Family of cancer patient who spent final hours alone in Winnipeg ER gets apology, continues to push for change
It’s been three months since a Winnipeg cancer patient spent most of his final hours alone in an ER bed and his family is still fighting for change.
Alfred Jobse, 70, died in an ambulance after his wife was initially denied access to the hospital.
While the current policy allows access to essential care partners, the family feels it needs to be better communicated to staff so that patients don’t end up dying alone.
“Nobody should have to navigate that alone and my dad shouldn’t have had to,” said Alicia Thwaites, Alfred’s daughter. “Shared Health’s apology to us proves that he should’ve had someone with him.”
The family said Shared Health apologized because Jobse, who had been living with esophageal cancer, spent 12 of his last 18 hours alone in the emergency department at Health Sciences Centre (HSC) due to COVID-19 visitor restrictions. This despite his rapidly deteriorating condition which required important decisions to be made about his medical care.
“I met all the criteria,” said Theresa Jobse, Alfred’s wife of 44 years. “He could not make these decisions himself and yet I wasn’t allowed in.”
Theresa, who was fully vaccinated, had to wait around 13 hours before being granted access to the hospital as his essential care partner. By the time his daughters were allowed in the family had less than an hour with Alfred before he started slipping out of consciousness.
“Shared Health said what happened to us was a missed opportunity and that she (Theresa) should have been allowed in,” said daughter Cindy McKague.
The family has reached out to multiple MLAs, health officials and wrote a letter to health minister Audrey Gordon calling on the government to re-evaluate the policies that are communicated to staff.
They got a letter back from an assistant deputy minister but no meeting with Gordon, who on Friday pledged to bring up the issue again with Shared Health.
“That’s where the visitor protocol is developed,” said Gordon. “And it is developed by a clinical team and it is designed to keep patients in hospital, as well as staff, safe.”
While policies are needed to protect public health, they can have long lasting psychological impacts on patients and family members, according to Harvey Max Chochinov, a psychiatry professor at University of Manitoba.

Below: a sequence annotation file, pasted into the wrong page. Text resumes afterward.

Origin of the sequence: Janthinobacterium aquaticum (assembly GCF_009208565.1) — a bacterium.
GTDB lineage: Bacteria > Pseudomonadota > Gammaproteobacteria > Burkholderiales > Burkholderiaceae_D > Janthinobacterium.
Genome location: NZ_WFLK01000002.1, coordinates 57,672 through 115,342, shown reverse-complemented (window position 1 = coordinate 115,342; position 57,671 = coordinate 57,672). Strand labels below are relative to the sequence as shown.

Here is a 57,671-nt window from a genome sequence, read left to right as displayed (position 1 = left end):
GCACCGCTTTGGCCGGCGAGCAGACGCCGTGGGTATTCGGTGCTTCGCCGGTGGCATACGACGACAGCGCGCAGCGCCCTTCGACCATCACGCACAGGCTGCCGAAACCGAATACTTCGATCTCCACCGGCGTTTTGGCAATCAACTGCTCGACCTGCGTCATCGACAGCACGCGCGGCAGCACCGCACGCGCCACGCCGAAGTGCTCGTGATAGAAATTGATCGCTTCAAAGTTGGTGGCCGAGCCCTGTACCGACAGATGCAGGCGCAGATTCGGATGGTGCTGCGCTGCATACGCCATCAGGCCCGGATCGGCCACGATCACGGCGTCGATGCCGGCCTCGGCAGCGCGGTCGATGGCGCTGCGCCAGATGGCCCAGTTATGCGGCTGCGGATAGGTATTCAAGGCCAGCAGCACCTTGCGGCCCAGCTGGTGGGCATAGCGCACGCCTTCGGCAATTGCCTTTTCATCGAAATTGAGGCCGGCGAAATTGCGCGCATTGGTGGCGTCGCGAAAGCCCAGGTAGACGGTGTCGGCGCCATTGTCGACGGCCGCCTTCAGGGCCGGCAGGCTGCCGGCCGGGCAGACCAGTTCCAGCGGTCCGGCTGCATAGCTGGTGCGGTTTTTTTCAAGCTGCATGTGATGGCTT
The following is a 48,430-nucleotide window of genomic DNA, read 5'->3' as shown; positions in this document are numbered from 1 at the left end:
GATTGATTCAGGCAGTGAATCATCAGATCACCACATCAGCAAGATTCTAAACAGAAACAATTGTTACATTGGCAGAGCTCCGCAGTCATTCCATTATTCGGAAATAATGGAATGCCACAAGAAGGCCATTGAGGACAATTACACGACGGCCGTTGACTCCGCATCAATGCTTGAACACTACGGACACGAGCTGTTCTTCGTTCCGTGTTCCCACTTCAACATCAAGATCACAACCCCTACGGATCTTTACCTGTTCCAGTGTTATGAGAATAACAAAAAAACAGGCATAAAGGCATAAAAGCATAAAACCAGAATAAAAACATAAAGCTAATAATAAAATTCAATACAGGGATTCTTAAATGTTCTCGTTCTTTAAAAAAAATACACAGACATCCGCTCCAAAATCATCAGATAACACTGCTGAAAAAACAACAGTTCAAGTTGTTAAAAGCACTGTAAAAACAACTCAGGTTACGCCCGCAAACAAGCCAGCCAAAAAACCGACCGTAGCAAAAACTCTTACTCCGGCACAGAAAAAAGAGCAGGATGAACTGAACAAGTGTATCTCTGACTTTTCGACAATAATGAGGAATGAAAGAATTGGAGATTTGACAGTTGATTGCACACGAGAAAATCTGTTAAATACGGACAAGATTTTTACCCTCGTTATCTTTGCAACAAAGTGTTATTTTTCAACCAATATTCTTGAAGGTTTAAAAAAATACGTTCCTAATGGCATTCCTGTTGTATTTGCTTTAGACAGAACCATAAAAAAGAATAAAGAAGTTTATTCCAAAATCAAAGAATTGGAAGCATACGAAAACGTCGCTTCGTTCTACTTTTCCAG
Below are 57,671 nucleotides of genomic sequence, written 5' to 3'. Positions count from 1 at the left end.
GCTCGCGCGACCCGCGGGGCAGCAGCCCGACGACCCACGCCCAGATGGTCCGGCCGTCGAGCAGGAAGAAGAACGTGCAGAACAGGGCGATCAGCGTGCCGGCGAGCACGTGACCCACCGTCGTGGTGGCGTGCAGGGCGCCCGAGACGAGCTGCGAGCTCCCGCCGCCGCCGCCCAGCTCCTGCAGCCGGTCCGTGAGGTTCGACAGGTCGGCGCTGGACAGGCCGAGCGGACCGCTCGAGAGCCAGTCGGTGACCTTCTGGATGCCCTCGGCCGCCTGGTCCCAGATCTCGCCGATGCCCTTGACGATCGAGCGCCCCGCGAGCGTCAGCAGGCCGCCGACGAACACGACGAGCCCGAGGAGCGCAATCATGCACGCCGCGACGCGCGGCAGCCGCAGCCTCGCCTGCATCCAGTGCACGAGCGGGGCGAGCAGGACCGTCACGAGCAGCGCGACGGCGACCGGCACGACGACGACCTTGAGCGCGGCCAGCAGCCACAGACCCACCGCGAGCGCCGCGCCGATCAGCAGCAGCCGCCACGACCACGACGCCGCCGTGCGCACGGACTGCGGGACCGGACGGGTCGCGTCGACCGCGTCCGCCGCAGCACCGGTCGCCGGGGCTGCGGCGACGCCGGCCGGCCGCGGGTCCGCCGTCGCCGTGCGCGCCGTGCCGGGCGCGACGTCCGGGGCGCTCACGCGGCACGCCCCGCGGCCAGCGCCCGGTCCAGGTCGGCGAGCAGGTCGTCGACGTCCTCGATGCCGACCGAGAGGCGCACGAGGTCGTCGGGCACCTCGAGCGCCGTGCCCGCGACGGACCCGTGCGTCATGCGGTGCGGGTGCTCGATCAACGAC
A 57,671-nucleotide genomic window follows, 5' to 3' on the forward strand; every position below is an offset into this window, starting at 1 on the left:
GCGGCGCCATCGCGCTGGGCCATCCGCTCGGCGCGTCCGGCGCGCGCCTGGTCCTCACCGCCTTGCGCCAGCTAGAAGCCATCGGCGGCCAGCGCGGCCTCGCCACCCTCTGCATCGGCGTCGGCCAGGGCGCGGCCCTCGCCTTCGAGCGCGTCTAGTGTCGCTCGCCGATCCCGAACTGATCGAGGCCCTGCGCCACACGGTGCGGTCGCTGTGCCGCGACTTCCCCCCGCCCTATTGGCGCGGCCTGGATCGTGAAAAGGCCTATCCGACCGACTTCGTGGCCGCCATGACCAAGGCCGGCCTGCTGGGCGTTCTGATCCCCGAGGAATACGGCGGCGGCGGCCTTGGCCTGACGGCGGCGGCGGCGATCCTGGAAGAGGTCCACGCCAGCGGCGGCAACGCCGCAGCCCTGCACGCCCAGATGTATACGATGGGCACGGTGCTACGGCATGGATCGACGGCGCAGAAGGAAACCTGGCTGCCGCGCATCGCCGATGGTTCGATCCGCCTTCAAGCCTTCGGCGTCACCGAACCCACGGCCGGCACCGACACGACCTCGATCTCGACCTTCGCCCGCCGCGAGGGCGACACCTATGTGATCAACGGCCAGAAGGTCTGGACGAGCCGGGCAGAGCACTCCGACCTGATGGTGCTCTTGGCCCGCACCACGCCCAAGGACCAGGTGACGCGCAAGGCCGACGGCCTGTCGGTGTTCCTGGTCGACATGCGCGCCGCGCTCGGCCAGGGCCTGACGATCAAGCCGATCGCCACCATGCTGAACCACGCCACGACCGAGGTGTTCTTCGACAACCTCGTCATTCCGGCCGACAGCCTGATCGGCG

“They’re not there to advocate for their dying loved one. They’re not able to provide support,” Chochinov said. “They’re left with many lingering questions. Did they get good care? Was everything done to attend to their needs towards the end of life?”
Chochinov and a team of U of M researchers are studying the impacts of the pandemic on end-of-life care and bereavement.
Jobse died on the morning Sep. 3 in an ambulance during a transfer from HSC to a palliative care bed at St. Boniface Hospital.
His family said they had to fight just to make sure Theresa could travel with him. And while they said it won’t change what they experienced, they hope speaking out spares other families from going through the same thing.
“Policy makers need to make sure that the staff on the ground are aware they have the power to make these exceptions,” said Thwaites.
Shared Health said the allowance of essential care partners in the emergency department is still subject to the assessment of space, activity and a patient’s needs.
A spokesperson said Shared Health recognizes the emotional strain this puts on patients and their families and that policies will continue to be regularly reviewed as the pandemic progresses.
Jobse’s family plans to donate blood in his memory on Dec. 10. They said he received three units during his time in hospital and they want to donate as way of honouring him and giving back to others.